South of Scranton (1931) gathers various scenes that artist Peter Blume (1906 – 1992) encountered during an extended road trip in the spring of 1930. Setting out from his residence in Pawling, New York, Blume drove through the coalfields of Scranton, Pennsylvania, and then headed south toward the steel mills of Bethlehem. Blume then traveled further south to Charleston, South Carolina, where he witnessed several sailors performing acrobatic exercises aboard the deck of a German cruiser ship in the harbor. In an account of the painting’s origins, the artist stated, “As I tried to weld my impressions into the picture, they lost all their logical connections. I moved Scranton into Charleston, and Bethlehem into Scranton, as people do in a dream.” Blume’s crisp technique heightens the painting’s surreal appearance.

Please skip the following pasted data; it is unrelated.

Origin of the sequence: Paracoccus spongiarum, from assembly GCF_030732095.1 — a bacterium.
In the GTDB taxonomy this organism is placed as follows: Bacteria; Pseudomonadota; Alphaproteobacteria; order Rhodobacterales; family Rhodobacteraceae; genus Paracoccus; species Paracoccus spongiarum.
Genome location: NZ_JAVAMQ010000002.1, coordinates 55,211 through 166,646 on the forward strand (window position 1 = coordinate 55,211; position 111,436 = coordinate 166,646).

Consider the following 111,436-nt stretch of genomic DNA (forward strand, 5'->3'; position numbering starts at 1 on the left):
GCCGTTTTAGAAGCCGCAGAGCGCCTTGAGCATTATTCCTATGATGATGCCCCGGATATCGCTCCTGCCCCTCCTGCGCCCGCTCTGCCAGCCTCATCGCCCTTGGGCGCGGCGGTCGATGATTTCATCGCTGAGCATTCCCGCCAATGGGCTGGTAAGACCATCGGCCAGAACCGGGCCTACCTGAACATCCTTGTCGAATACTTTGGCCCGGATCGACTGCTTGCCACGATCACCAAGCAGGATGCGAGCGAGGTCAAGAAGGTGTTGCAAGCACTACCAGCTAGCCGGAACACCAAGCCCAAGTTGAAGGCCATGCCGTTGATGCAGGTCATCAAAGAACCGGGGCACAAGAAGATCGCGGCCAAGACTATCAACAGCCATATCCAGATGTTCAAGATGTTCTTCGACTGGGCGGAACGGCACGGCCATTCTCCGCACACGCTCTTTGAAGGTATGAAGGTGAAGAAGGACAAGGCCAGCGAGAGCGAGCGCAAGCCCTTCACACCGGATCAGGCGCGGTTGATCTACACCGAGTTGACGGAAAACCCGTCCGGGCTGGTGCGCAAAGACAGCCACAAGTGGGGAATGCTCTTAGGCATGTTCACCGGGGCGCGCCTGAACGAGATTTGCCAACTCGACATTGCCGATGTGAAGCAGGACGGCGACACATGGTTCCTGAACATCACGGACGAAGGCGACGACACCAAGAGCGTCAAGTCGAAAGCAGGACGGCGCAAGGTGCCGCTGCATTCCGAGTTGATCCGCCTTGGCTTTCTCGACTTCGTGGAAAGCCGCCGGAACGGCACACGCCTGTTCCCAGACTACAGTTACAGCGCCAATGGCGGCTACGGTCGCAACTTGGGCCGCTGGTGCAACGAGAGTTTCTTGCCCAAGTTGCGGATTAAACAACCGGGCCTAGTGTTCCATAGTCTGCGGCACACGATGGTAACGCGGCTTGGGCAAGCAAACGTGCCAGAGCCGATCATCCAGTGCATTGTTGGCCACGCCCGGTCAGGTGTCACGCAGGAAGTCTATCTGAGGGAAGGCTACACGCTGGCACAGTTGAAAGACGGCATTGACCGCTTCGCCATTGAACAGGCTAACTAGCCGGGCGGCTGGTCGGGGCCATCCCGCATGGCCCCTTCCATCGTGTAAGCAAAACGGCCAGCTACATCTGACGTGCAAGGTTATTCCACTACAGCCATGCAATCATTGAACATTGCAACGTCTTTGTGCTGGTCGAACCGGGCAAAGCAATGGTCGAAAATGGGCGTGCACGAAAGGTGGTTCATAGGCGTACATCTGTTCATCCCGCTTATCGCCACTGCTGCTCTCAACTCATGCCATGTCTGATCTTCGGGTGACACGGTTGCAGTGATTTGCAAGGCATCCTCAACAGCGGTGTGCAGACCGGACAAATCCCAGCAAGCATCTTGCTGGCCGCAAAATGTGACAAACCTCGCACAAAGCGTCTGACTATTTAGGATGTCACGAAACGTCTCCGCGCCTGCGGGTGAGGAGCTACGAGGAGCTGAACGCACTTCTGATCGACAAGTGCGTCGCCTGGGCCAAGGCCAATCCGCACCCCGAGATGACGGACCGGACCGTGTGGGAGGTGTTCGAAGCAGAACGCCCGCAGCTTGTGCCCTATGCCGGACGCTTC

Photographed in the Metropolitan Museum of Art in NYC.